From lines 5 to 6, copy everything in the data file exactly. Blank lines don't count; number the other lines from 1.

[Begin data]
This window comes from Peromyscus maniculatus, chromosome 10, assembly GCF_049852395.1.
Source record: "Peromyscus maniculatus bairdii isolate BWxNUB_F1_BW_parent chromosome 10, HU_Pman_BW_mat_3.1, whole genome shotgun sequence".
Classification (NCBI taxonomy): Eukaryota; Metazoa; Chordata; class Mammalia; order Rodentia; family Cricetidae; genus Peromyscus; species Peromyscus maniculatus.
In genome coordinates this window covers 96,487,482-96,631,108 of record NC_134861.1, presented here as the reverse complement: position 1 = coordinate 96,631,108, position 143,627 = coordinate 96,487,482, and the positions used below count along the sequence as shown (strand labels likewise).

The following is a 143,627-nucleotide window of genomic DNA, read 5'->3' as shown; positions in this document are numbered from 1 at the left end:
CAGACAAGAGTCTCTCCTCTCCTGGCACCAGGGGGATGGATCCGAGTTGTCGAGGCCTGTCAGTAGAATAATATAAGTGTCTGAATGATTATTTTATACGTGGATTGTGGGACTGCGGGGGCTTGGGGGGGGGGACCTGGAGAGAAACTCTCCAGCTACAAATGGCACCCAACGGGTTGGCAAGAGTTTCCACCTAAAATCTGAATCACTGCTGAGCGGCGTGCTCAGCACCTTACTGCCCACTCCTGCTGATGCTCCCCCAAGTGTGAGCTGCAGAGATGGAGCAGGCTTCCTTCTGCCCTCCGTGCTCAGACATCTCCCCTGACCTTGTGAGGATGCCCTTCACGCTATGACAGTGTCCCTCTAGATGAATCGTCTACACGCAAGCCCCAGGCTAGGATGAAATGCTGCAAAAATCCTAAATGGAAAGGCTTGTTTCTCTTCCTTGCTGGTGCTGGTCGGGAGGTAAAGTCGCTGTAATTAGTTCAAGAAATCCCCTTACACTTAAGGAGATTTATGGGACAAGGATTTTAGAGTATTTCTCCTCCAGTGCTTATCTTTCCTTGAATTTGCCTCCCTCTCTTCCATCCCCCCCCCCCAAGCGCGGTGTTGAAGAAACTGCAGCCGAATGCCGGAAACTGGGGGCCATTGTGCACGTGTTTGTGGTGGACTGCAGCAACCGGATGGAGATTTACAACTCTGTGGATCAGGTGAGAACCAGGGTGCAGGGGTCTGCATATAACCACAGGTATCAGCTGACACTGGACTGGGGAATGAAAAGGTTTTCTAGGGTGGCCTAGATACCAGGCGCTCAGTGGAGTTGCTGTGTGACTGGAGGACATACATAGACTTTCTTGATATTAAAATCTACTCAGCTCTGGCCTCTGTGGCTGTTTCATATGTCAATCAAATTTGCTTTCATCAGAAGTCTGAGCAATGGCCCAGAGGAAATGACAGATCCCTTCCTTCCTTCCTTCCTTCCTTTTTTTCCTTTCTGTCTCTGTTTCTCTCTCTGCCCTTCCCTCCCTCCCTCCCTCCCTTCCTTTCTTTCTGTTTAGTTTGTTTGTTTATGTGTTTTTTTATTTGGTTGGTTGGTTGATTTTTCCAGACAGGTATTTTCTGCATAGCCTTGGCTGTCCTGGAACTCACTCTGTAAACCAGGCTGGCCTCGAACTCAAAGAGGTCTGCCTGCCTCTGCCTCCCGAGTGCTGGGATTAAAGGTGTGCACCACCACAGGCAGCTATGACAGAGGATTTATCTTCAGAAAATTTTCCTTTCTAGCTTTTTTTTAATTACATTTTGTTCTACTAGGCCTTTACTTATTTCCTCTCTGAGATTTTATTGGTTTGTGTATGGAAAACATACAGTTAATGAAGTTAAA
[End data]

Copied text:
The following is a 143,627-nucleotide window of genomic DNA, read 5'->3' as shown; positions in this document are numbered from 1 at the left end:
CAGACAAGAGTCTCTCCTCTCCTGGCACCAGGGGGATGGATCCGAGTTGTCGAGGCCTGTCAGTAGAATAATATAAGTGTCTGAATGATTATTTTATACGTGGATTGTGGGACTGCGGGGGCTTGGGGGGGGGGACCTGGAGAGAAACTCTCCAGCTACAAATGGCACCCAACGGGTTGGCAAGAGTTTCCACCTAAAATCTGAATCACTGCTGAGCGGCGTGCTCAGCACCTTACTGCCCACTCCTGCTGATGCTCCCCCAAGTGTGAGCTGCAGAGATGGAGCAGGCTTCCTTCTGCCCTCCGTGCTCAGACATCTCCCCTGACCTTGTGAGGATGCCCTTCACGCTATGACAGTGTCCCTCTAGATGAATCGTCTACACGCAAGCCCCAGGCTAGGATGAAATGCTGCAAAAATCCTAAATGGAAAGGCTTGTTTCTCTTCCTTGCTGGTGCTGGTCGGGAGGTAAAGTCGCTGTAATTAGTTCAAGAAATCCCCTTACACTTAAGGAGATTTATGGGACAAGGATTTTAGAGTATTTCTCCTCCAGTGCTTATCTTTCCTTGAATTTGCCTCCCTCTCTTCCATCCCCCCCCCCCAAGCGCGGTGTTGAAGAAACTGCAGCCGAATGCCGGAAACTGGGGGCCATTGTGCACGTGTTTGTGGTGGACTGCAGCAACCGGATGGAGATTTACAACTCTGTGGATCAGGTGAGAACCAGGGTGCAGGGGTCTGCATATAACCACAGGTATCAGCTGACACTGGACTGGGGAATGAAAAGGTTTTCTAGGGTGGCCTAGATACCAGGCGCTCAGTGGAGTTGCTGTGTGACTGGAGGACATACATAGACTTTCTTGATATTAAAATCTACTCAGCTCTGGCCTCTGTGGCTGTTTCATATGTCAATCAAATTTGCTTTCATCAGAAGTCTGAGCAATGGCCCAGAGGAAATGACAGATCCCTTCCTTCCTTCCTTCCTTCCTTTTTTTCCTTTCTGTCTCTGTTTCTCTCTCTGCCCTTCCCTCCCTCCCTCCCTCCCTTCCTTTCTTTCTGTTTAGTTTGTTTGTTTATGTGTTTTTTTATTTGGTTGGTTGGTTGATTTTTCCAGACAGGTATTTTCTGCATAGCCTTGGCTGTCCTGGAACTCACTCTGTAAACCAGGCTGGCCTCGAACTCAAAGAGGTCTGCCTGCCTCTGCCTCCCGAGTGCTGGGATTAAAGGTGTGCACCACCACAGGCAGCTATGACAGAGGATTTATCTTCAGAAAATTTTCCTTTCTAGCTTTTTTTTAATTACATTTTGTTCTACTAGGCCTTTACTTATTTCCTCTCTGAGATTTTATTGGTTTGTGTATGGAAAACATACAGTTAATGAAGTTAAA